, Volume 62, Issue 11–12, pp 761–765 | Cite as

HLA-Cw group 1 ligands for KIR increase susceptibility to invasive cervical cancer

  • Maureen P. Martin
  • Ingrid B. Borecki
  • Zhengyan Zhang
  • Loan Nguyen
  • Duanduan Ma
  • Xiaojiang Gao
  • Ying Qi
  • Mary Carrington
  • Janet S. RaderEmail author
Brief Communication


Inherited genetic polymorphisms within immune response genes have been shown to associate with risk of invasive cervical cancer (ICC) and its immediate precursor, cervical intraepithelial neoplasia grade 3. Here, we used the transmission/disequilibrium test to detect disease-liability alleles and investigate haplotype transmission of KIR and HLA class I polymorphisms in a large family-based population of women with cervical cancer and their biological parents (359 trios). The effect of distinct human papillomavirus types was also explored. HLA-Cw group 1 (HLA-Cw alleles with asparagine at position 80), which serves as ligand for certain killer immunoglobulin-like receptors (KIR), was significantly overtransmitted in women with ICC (P = 0.04), and particularly in the subgroup of women infected with high risk HPV16 or 18 subtypes (P = 0.008). These data support the involvement of the HLA-C locus in modulating the risk of cervical neoplasia perhaps through its function as ligands for KIR, but functional studies are essential to confirm this hypothesis.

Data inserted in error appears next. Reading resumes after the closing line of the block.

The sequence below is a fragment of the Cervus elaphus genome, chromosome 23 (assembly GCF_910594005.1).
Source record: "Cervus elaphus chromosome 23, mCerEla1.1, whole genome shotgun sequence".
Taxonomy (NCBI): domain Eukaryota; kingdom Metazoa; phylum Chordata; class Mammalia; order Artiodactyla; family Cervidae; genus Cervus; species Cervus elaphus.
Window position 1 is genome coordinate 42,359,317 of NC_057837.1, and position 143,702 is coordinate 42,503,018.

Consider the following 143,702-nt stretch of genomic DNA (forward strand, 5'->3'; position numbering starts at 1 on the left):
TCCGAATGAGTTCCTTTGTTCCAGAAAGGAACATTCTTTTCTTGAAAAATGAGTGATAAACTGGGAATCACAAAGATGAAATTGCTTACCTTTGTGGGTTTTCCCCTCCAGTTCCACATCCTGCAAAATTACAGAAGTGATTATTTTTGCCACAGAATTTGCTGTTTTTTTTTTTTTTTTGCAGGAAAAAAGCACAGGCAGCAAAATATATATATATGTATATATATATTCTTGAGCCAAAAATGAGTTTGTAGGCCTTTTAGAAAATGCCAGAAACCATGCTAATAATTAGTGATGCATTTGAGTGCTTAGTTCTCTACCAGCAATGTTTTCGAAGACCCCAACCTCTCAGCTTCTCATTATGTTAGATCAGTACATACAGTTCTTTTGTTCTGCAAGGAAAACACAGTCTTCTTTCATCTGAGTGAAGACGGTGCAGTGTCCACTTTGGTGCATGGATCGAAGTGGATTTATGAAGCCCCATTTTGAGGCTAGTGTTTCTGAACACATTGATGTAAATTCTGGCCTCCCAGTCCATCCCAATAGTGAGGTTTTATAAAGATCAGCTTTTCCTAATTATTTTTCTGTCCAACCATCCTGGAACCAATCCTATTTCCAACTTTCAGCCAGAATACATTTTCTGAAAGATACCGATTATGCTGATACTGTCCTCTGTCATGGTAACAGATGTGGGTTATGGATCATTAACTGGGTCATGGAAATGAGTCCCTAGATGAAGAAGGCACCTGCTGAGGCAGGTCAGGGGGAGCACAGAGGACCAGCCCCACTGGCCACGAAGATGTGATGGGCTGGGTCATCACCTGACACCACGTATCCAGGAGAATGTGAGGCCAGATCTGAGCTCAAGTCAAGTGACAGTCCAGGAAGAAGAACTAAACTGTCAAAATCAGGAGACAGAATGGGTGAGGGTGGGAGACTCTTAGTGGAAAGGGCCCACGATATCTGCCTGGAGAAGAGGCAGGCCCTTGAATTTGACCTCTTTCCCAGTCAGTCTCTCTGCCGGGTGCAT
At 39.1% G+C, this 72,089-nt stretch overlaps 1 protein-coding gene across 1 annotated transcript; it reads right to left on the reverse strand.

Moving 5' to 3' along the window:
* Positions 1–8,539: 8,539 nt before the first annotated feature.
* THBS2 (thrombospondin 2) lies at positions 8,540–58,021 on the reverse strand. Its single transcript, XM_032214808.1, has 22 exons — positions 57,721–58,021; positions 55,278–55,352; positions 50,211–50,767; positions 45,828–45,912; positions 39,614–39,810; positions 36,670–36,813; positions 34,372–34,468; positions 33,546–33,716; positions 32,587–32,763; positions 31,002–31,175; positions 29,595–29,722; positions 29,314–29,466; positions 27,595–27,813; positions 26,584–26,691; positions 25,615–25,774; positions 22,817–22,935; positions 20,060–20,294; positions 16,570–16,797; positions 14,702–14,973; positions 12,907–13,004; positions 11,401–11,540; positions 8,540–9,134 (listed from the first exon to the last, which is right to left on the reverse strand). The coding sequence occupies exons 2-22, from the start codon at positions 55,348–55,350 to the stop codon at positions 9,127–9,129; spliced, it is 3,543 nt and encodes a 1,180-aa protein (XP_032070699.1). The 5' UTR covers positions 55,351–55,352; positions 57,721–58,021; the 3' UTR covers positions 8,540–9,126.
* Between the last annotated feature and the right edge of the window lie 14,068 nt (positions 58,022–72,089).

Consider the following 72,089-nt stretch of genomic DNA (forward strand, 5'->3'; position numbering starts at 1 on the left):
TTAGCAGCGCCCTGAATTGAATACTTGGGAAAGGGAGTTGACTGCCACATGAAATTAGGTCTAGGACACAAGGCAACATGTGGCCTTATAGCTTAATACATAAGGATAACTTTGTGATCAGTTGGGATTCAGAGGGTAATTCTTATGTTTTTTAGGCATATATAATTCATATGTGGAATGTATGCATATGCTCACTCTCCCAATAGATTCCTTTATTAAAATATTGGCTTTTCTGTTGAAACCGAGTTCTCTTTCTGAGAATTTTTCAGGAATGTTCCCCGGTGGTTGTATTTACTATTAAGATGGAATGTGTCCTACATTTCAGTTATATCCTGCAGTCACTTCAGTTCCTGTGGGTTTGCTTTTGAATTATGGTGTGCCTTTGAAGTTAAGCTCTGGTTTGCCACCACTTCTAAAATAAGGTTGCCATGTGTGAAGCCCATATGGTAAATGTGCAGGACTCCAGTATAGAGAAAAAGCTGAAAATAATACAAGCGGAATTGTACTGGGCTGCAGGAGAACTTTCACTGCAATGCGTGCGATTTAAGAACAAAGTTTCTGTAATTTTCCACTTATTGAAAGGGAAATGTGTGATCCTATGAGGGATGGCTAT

Cervical neoplasia HPV HLA KIR 



This work was supported by National Cancer Institute grants 5R01CA094141 and 5R01CA095713. This project has been funded in whole or in part with federal funds from the National Cancer Institute, National Institutes of Health, under Contract No. HHSN261200800001E. The content of this publication does not necessarily reflect the views or policies of the Department of Health and Human Services, nor does mention of trade names, commercial products, or organizations imply endorsement by the U.S. Government. This research was supported in part by the Intramural Research Program of the NIH, National Cancer Institute, Center for Cancer Research.

Supplementary material

251_2010_477_MOESM1_ESM.docx (20 kb)
Supplementary Table 1 Association of KIR with ICC/CIN3 (DOCX 29 kb)
251_2010_477_MOESM2_ESM.docx (20 kb)
Supplementary Table 2 Association of HLA-Bw with ICC/CIN3 (DOCX 29 kb)
251_2010_477_MOESM3_ESM.docx (24 kb)
Supplementary Table 3 Association of rs9264942 with ICC/CIN3 (DOCX 29 kb)


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Copyright information

© Springer-Verlag 2010

Authors and Affiliations

  • Maureen P. Martin
    • 1
  • Ingrid B. Borecki
    • 2
  • Zhengyan Zhang
    • 3
  • Loan Nguyen
    • 3
  • Duanduan Ma
    • 2
  • Xiaojiang Gao
    • 1
  • Ying Qi
    • 1
  • Mary Carrington
    • 1
    • 4
  • Janet S. Rader
    • 2
    • 3
    • 5
    Email author
  1. 1.Cancer and Inflammation Program, Laboratory of Experimental ImmunologySAIC-Frederick, Inc. NCI-FrederickFrederickUSA
  2. 2.Department of GeneticsWashington University School of MedicineSt. LouisUSA
  3. 3.Department of Obstetrics and GynecologyWashington University School of MedicineSt. LouisUSA
  4. 4.Ragon Institute of Massachusetts General HospitalMassachusetts Institute of Technology and Harvard UniversityBostonUSA
  5. 5.Department of Obstetrics and GynecologyMedical College of WisconsinMilwaukeeUSA

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